Science, not muscle, driving many Olympic wins

Published on NewsOK Modified: February 13, 2014 at 11:01 am •  Published: February 13, 2014
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KRASNAYA POLYANA, Russia (AP) — Nineteen-year-old Slovakian luger Josef Petrulak competed in the Sochi Olympics in a 22-year-old sled. That's right: His sled is three years older than he is. His German rivals get a new sled every year, designed by BMW and calibrated to whoosh faster, smoother and smarter every season.

It's not hard to guess who won the doubles gold at the Winter Games this week.

Much as we'd like to, no one today can pretend that the Olympics — or any sport, for that matter — is just about exceptional physical ability anymore. It's about the marriage between exceptional humans and exceptional technology, a union in which technology is increasingly the breadwinner.

Every advance in the ever-accelerating juggernaut of sports technology threatens to widen the divide between Olympic haves and have-nots. Well-sponsored teams and rich governments pay top-end scientists and engineers to shape their skis, perfect their skates, tighten their suits, measure their gravitational pull. That brings home medals, which in turn brings home new attention, new sponsors, new money to invest in the next race.

"Absolutely every little thing you can do counts, when a sport measures to the 1000th of a second," says American luger Matt Mortensen. "The suit, the shoes, the helmet, good position, aerodynamics, everything."

The tech factor goes all the way down to the wax used by Olympic skiers — 500 different wax products to choose from, and special technicians to apply them.

The U.S. luge team, less well-funded than more popular sports like snowboarding and without the government funding that some other countries' teams enjoy, had been falling behind in luge before Dow Chemical recently stepped in with money, expertise and a willingness to redesign some key elements of their sleds. And the U.S. bobsled and skeleton teams have reaped benefits of a relationship with BMW North America in recent years.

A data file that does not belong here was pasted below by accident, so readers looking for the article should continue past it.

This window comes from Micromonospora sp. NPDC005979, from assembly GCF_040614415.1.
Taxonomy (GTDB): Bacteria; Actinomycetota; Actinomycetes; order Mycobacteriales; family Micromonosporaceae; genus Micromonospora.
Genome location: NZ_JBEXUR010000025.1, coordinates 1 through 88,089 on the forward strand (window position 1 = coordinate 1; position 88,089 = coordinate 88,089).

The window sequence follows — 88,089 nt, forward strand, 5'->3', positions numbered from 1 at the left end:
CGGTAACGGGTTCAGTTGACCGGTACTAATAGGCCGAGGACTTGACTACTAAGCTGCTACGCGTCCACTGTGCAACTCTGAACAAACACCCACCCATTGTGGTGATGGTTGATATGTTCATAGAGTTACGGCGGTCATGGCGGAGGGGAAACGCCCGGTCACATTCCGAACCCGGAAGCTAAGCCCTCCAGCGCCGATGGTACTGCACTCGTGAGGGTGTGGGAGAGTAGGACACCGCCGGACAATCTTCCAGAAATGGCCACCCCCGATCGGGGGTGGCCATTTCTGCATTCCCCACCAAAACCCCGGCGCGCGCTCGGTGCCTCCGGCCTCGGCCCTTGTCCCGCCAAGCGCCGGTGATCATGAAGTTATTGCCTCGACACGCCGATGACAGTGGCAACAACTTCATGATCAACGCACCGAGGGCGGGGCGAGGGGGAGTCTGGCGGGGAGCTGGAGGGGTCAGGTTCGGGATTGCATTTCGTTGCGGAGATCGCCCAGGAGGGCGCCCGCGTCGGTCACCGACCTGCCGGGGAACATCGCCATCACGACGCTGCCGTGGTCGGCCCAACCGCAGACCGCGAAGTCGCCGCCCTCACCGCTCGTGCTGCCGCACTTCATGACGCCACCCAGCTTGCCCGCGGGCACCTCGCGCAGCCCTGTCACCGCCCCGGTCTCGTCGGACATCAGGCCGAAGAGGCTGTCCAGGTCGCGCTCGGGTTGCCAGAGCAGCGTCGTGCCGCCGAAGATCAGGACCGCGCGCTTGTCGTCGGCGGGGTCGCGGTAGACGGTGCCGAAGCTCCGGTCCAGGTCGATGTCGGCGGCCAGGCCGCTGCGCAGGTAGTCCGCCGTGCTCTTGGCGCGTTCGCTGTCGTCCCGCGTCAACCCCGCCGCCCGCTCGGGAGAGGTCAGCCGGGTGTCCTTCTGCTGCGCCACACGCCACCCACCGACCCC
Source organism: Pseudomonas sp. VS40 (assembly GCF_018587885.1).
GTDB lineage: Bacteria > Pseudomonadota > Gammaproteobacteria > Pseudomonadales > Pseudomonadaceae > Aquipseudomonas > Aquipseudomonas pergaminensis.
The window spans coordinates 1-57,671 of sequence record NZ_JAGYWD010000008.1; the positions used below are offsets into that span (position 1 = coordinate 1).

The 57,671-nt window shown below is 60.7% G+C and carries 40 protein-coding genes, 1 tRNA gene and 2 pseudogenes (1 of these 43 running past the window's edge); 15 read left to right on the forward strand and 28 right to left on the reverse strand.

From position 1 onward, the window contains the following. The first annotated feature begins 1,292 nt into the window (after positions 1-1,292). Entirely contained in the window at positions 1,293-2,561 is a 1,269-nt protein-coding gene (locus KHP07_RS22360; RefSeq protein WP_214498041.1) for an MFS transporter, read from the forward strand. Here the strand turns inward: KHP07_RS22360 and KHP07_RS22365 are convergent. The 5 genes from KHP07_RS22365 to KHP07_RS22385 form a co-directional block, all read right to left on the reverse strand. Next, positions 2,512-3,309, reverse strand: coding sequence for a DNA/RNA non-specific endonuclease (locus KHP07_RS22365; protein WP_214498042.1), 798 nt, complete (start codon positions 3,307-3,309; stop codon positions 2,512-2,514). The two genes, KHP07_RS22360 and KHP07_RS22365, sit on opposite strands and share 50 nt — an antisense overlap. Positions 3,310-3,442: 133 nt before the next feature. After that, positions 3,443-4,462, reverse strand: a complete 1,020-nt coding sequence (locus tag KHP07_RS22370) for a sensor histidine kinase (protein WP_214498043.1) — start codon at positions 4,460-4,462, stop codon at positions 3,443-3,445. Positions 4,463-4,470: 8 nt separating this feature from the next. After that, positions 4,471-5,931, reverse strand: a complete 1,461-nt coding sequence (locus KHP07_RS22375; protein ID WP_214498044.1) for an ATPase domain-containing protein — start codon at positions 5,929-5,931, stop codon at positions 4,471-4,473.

Ferrari infuses money and research to Italy's speedskating, skiing, bobsled and luge teams. Britain's skeleton team gets money and advice on aerodynamics from McLaren, better known for its Formula One racing prowess. Lockheed Martin helped design the U.S. speedskaters' suits. BMW has special wind tunnels for athletes' training.

Don't press for too many details, though. Teams and companies keep them secret to maintain their edge.

To keep things from getting too skewed toward corporate connections, sports federations and Olympic officials try to level the field.

—The International Olympic Committee takes poorer athletes under its wing and supplies them with more cutting-edge training and equipment.

—The International Ski Federation banned parabolic skis that turn too sharply, to the indignation of U.S. skier Ted Ligety, world champion in super-combined and a leading contender in Friday's competition.

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